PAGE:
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Mission Highlights

On any individual mission, LASP may have one or more roles: science direction and research, engineering of an individual instrument or component, engineering of an entire instrument suite, mission operations of individual instruments, or mission operations for the spacecraft as a whole. CU undergraduate and graduate students are involved in many of these roles; student participation in Mission Operations & Data Systems, particularly in Flight Operations, is one of our ongoing strengths.

Below, we highlight the role of LASP Mission Operations & Data Systems on a small selection of ongoing and retired missions. For a full listing, please see Mission Project & History.

 

Aeronomy of Ice in the Mesosphere (AIM)

AIM is a NASA mission that is helping scientists study polar mesospheric clouds, which usually form only at high latitudes near the north and south poles. LASP built two of the three instruments and the instrument pallet assembly, and Mission Operations & Data Systems operates the spacecraft and processes and analyzes the data. AIM is an example of a mission that involves many levels of LASP participation—science, engineering, and data analysis on the instrument level, and mission operations on the mission level.

For more information, see Quick Facts about AIM.


Ice, Cloud and Land Elevation Satellite (ICESat)

ICESat is one of NASA’s most well-known Earth missions; during its long and productive life, ICESat took data to help scientists understand the affects of Earth’s atmosphere and climate on polar ice masses and global sea level. LASP’s involvement with ICESat was solely through mission operations; the division operated the spacecraft during its seven-year mission and helped complete its successful decommission and deorbit.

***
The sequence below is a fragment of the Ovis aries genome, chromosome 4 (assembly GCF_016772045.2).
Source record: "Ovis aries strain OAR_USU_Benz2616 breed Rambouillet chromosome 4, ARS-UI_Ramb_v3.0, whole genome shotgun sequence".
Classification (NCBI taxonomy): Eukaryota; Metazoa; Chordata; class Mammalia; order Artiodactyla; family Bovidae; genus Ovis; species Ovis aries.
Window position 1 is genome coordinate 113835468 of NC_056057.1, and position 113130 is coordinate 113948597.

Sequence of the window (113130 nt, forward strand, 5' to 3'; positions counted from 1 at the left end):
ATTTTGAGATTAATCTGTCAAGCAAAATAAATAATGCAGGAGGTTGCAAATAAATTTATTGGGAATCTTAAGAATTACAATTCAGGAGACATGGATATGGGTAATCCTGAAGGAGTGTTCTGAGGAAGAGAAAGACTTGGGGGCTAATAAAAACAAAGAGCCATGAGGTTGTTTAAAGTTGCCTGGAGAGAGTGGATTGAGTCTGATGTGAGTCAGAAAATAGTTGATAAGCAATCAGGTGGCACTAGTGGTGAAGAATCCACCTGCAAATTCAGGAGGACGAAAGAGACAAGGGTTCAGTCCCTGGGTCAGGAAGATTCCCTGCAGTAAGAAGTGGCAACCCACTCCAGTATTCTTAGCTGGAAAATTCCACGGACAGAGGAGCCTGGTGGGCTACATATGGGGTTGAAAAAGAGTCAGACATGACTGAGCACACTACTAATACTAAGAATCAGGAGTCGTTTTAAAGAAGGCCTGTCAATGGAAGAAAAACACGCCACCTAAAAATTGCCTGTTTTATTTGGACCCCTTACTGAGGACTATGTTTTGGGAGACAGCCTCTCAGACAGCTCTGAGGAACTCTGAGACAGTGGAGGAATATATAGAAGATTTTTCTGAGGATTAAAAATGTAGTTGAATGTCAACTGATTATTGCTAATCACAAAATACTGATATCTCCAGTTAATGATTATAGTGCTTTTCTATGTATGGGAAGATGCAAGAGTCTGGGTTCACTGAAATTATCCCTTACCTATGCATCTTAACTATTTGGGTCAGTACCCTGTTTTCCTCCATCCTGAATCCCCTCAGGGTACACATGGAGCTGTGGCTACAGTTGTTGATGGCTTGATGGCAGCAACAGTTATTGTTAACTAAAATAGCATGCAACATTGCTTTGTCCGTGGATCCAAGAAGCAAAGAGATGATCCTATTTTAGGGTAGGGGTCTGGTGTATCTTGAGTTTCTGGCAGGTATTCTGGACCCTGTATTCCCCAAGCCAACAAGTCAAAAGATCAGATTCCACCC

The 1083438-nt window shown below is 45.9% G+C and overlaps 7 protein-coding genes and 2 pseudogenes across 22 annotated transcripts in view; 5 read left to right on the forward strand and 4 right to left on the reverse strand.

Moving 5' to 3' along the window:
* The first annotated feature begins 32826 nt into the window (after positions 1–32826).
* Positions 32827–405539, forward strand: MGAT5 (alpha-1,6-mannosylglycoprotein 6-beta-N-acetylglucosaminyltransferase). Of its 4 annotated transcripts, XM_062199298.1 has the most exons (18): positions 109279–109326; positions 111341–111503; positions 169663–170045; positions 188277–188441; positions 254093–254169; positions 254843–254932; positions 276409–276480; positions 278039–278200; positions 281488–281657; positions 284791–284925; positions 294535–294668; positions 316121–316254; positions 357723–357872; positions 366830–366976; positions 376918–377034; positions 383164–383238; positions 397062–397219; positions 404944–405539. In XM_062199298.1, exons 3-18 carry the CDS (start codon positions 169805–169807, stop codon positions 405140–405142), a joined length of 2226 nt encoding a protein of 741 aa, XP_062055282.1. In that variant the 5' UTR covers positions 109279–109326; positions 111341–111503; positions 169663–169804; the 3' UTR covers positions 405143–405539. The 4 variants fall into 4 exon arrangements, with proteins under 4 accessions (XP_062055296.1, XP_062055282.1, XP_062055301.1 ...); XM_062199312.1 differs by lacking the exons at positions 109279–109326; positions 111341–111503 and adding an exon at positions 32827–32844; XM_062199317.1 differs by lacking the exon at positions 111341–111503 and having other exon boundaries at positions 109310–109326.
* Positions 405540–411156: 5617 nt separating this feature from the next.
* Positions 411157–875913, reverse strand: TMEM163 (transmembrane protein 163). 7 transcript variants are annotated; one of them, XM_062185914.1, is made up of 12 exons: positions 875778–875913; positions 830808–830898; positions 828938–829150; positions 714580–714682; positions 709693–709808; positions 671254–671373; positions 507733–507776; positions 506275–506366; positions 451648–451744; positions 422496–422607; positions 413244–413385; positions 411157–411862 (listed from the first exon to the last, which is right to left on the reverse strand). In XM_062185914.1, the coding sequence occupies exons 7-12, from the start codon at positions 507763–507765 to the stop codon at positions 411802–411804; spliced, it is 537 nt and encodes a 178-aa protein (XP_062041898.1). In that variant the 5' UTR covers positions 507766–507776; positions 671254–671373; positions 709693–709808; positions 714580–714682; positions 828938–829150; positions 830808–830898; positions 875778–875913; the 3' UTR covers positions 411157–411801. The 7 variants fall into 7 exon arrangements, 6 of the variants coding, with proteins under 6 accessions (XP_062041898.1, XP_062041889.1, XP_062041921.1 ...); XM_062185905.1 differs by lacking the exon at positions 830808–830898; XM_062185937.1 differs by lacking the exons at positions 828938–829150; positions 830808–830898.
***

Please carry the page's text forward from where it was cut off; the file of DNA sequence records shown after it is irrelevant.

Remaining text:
For more information, see Quick Facts about ICESat.


Kepler Telescope

The Kepler mission has seized the popular imagination with its unique mission: to search our galaxy for habitable Earth-size planets. The Kepler spacecraft and primary instrument—a space-borne telescope—is operated at LASP using the NASA Deep Space Network. Students are an integral part of Kepler operations, and are one of the reasons that LASP mission operations was selected. LASP mission operations, because we rely on certified student operators, is able to offer both low-cost and highly reliable services.

For more information, see Quick Facts about Kepler.


Solar Dynamics Observatory EUV Variability Experiment (SDO/EVE)

The The EVE instrument flies aboard the NASA SDO spacecraft, monitoring the solar spectrum every 10 seconds. At these wavelengths, the brightness of the sun can rise and fall a hundredfold within seconds, heating and “puffing up” the Earth’s upper atmosphere. EVE is an example of LASP scientific, engineering, and mission operations expertise coming together to support the design, build, and operation of a science instrument. In addition to these activities, LASP is also responsible for processing and making available a fire hose of data just 15 minutes after EVE transmits it to us: 7 million bits every second, 24 hours per day, 7 days per week. This is the equivalent of downloading 20,000 songs per day.

For more information, see Quick Facts about EVE.


Solar Radiation and Climate Experiment (SORCE)

The NASA SORCE mission carries four instruments that take data to help scientists understand the influence of the Sun on the Earth system. LASP developed and built all four instruments, operates the spacecraft, plans instrument activities, and handles data processing and analysis. SORCE is an example of a mission that benefitted from LASP involvement in all areas—science, engineering, and operations.

For more information, see Quick Facts about SORCE.